Wednesday, August 8, 2007

Mistaken Identity

Placing artists in schools and movements always serves as a handy shorthand way of pinning them down, placing them in a neat category to easily digest them. But, sometimes, these identifications do more harm than good, reducing a unique artist to a label. Louis Valtat, born on August 8, 1869, is a perfect example of mistaken identity. Young Women in the Garden (above), from 1898, shows some of the influence of Henri de Toulouse-Lautrec, with whom Valtat worked in the theater in 1894. Valtat soaked up many different influences throughout his career—Impressionism, Pointilism, Van Gogh, the Nabis–and yet, all because of one publication in 1905 he’s been labeled a Fauve, and the label still sticks to him.

Valtat’s Portrait of Madame Valtat (above) from the fateful year of 1905 shows much of the influence of Renoir, his close friend. In fact, Renoir and Valtat painted portraits of each other as a sign of how close they were. Looking at Madame Valtat above, one can easily recognize the same drowsy, soft focus and curving brushstrokes of Renoir’s women. Yet, when the magazine L’Illustration featured the works of Fauvists Henri Matisse, Andre Derain, and others just as the term Fauve or “beast” had been pejoratively coined, Valtat’s works were unlucky enough to appear close enough in the magazine to seem a part of the same movement by pagination if not by content or style. Valtat did study with Gustave Moreau, who taught Matisse, but the association ends there. Unfortunately, once the term stuck, it stuck for good.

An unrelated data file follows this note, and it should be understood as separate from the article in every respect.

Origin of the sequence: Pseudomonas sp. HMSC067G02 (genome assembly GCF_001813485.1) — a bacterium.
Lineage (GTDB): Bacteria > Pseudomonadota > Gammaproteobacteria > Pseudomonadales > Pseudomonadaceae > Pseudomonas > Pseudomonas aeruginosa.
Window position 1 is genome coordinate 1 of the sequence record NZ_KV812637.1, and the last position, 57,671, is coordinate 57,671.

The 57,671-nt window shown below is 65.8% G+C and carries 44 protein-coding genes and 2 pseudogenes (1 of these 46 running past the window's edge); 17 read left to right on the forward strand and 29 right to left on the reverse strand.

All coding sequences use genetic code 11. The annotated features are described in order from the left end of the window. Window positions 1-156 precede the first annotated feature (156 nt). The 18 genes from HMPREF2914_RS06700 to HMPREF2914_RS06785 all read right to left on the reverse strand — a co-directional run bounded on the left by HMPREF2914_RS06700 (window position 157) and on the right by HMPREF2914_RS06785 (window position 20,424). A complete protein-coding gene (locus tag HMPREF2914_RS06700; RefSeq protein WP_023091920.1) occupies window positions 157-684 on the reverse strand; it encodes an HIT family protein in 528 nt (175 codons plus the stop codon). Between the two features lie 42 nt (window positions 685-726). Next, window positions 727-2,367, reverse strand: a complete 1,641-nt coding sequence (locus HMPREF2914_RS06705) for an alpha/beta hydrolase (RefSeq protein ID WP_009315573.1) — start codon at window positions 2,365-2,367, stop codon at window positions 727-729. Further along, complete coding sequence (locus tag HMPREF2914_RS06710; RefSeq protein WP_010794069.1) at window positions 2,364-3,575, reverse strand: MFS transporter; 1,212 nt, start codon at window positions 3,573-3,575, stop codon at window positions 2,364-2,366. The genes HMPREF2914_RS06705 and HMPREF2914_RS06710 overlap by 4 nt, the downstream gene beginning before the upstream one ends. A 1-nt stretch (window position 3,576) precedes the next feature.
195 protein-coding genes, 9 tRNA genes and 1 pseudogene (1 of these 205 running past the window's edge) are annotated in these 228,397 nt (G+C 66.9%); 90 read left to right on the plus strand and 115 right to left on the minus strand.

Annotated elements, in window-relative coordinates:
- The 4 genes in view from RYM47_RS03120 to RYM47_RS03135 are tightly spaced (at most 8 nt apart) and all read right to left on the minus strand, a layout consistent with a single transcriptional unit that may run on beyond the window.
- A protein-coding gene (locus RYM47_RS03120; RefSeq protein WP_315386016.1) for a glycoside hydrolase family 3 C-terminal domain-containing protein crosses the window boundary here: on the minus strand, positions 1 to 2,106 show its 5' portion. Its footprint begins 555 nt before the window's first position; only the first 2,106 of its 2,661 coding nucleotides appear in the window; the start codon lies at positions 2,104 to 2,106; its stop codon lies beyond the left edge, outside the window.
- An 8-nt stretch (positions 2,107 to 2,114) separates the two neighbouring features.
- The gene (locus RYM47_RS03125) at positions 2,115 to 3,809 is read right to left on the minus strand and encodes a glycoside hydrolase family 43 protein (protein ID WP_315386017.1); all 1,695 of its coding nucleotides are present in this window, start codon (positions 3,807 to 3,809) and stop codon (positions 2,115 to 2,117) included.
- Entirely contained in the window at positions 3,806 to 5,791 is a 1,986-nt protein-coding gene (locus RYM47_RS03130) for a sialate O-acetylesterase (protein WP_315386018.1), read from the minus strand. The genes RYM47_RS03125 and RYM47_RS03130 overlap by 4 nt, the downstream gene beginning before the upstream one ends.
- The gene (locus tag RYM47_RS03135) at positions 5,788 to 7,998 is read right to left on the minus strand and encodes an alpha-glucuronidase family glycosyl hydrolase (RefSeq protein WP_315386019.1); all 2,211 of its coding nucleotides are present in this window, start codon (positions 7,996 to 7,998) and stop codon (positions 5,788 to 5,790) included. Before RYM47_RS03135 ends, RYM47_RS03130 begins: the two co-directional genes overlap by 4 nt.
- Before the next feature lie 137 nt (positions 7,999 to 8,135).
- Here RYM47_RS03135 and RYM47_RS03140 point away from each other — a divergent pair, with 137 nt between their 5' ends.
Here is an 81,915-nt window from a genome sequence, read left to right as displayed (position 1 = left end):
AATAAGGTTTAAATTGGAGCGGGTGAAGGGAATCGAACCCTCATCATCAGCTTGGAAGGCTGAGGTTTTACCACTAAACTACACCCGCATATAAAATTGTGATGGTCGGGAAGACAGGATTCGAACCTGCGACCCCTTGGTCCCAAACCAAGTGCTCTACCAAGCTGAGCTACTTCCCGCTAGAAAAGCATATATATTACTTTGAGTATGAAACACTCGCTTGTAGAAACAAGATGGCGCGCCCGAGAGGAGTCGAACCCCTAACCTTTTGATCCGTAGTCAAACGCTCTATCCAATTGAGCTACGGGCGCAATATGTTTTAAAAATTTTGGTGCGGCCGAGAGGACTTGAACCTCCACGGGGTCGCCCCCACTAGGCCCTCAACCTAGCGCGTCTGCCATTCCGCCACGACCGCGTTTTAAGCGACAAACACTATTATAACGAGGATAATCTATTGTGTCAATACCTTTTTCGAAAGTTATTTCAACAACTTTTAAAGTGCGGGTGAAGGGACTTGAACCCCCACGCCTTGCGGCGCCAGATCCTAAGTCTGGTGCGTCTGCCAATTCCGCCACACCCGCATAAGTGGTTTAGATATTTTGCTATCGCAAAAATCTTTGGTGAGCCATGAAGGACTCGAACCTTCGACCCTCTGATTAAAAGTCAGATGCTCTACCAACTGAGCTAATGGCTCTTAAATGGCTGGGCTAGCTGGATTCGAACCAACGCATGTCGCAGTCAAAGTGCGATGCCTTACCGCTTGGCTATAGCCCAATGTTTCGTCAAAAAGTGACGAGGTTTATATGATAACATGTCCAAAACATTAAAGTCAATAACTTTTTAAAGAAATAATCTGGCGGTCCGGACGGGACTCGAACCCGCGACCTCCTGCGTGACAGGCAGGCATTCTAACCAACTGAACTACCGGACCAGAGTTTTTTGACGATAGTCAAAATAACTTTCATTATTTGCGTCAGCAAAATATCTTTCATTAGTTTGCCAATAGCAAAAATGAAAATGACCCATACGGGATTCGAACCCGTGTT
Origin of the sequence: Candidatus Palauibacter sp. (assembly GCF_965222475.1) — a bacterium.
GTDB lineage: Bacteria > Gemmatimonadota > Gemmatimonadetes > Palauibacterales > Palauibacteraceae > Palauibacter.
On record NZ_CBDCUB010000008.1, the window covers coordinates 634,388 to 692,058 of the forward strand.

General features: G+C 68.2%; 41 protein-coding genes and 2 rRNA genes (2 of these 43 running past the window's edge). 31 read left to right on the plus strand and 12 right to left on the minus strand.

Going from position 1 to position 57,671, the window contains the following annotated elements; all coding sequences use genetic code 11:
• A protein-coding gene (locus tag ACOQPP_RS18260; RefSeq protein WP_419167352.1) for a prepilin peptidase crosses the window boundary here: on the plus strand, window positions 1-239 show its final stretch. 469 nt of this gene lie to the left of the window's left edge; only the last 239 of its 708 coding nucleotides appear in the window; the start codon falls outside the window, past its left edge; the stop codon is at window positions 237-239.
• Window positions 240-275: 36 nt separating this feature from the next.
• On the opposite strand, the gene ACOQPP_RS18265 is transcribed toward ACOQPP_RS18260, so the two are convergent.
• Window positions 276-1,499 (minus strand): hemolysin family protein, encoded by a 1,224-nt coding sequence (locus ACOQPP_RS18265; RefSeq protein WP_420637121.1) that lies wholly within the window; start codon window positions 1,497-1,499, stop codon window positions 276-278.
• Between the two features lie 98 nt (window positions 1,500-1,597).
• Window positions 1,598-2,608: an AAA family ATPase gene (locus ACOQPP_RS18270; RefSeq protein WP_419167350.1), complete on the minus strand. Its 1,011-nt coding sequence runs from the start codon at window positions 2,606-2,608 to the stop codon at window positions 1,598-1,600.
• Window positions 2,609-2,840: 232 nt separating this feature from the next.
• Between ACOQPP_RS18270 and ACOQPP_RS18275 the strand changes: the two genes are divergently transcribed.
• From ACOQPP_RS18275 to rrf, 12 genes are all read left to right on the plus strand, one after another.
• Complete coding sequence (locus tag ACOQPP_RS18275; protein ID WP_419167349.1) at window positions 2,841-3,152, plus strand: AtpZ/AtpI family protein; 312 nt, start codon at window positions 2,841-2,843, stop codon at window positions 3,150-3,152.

I find Valtat’s work to be a wonderful compendium of the different styles that were all percolating in Europe at the beginning of the 20th century. Trees in Normandy (above), from 1920, retains the soft focus and naturalism of the Impressionists, yet Valtat hints at a Pointillist technique, perhaps learned from his friend Paul Signac. Add in the free, almost Expressionist brushwork and you can see the influence of Van Gogh, as well. Throwing around all these terms to dissect just one painting and painter shows how limited they really are and how easily it is to overdepend on them. Louis Valtat’s paintings teach us that it is better to forget the labels if they keep you from really seeing the art.

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